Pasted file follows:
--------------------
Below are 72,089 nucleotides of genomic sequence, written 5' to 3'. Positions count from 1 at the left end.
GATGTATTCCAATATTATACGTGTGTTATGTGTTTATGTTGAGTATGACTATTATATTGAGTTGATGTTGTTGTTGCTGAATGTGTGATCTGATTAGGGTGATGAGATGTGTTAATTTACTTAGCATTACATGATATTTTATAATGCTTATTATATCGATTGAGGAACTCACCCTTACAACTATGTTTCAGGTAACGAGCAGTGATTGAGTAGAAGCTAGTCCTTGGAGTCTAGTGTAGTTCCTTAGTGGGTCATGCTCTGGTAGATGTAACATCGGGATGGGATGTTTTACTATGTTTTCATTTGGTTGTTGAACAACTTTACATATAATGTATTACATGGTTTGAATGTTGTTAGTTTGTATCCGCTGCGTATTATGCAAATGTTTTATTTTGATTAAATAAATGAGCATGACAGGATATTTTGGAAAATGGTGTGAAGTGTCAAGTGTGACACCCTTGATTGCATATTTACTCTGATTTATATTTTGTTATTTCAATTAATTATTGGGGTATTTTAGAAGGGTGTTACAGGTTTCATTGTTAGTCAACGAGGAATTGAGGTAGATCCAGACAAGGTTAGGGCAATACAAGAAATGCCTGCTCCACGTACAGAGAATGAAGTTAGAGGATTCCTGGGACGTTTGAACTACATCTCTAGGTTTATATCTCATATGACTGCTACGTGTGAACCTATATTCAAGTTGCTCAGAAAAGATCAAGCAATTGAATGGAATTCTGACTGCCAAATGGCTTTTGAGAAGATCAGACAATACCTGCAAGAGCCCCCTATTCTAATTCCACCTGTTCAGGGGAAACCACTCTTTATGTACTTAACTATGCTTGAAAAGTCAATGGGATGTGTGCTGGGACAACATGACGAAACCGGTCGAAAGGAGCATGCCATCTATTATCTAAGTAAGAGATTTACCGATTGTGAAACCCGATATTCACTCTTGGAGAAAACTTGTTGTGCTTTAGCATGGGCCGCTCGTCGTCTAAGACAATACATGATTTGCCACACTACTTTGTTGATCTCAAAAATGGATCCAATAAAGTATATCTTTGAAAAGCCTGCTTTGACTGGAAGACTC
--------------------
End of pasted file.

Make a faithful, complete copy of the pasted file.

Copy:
Below are 72,089 nucleotides of genomic sequence, written 5' to 3'. Positions count from 1 at the left end.
GATGTATTCCAATATTATACGTGTGTTATGTGTTTATGTTGAGTATGACTATTATATTGAGTTGATGTTGTTGTTGCTGAATGTGTGATCTGATTAGGGTGATGAGATGTGTTAATTTACTTAGCATTACATGATATTTTATAATGCTTATTATATCGATTGAGGAACTCACCCTTACAACTATGTTTCAGGTAACGAGCAGTGATTGAGTAGAAGCTAGTCCTTGGAGTCTAGTGTAGTTCCTTAGTGGGTCATGCTCTGGTAGATGTAACATCGGGATGGGATGTTTTACTATGTTTTCATTTGGTTGTTGAACAACTTTACATATAATGTATTACATGGTTTGAATGTTGTTAGTTTGTATCCGCTGCGTATTATGCAAATGTTTTATTTTGATTAAATAAATGAGCATGACAGGATATTTTGGAAAATGGTGTGAAGTGTCAAGTGTGACACCCTTGATTGCATATTTACTCTGATTTATATTTTGTTATTTCAATTAATTATTGGGGTATTTTAGAAGGGTGTTACAGGTTTCATTGTTAGTCAACGAGGAATTGAGGTAGATCCAGACAAGGTTAGGGCAATACAAGAAATGCCTGCTCCACGTACAGAGAATGAAGTTAGAGGATTCCTGGGACGTTTGAACTACATCTCTAGGTTTATATCTCATATGACTGCTACGTGTGAACCTATATTCAAGTTGCTCAGAAAAGATCAAGCAATTGAATGGAATTCTGACTGCCAAATGGCTTTTGAGAAGATCAGACAATACCTGCAAGAGCCCCCTATTCTAATTCCACCTGTTCAGGGGAAACCACTCTTTATGTACTTAACTATGCTTGAAAAGTCAATGGGATGTGTGCTGGGACAACATGACGAAACCGGTCGAAAGGAGCATGCCATCTATTATCTAAGTAAGAGATTTACCGATTGTGAAACCCGATATTCACTCTTGGAGAAAACTTGTTGTGCTTTAGCATGGGCCGCTCGTCGTCTAAGACAATACATGATTTGCCACACTACTTTGTTGATCTCAAAAATGGATCCAATAAAGTATATCTTTGAAAAGCCTGCTTTGACTGGAAGACTC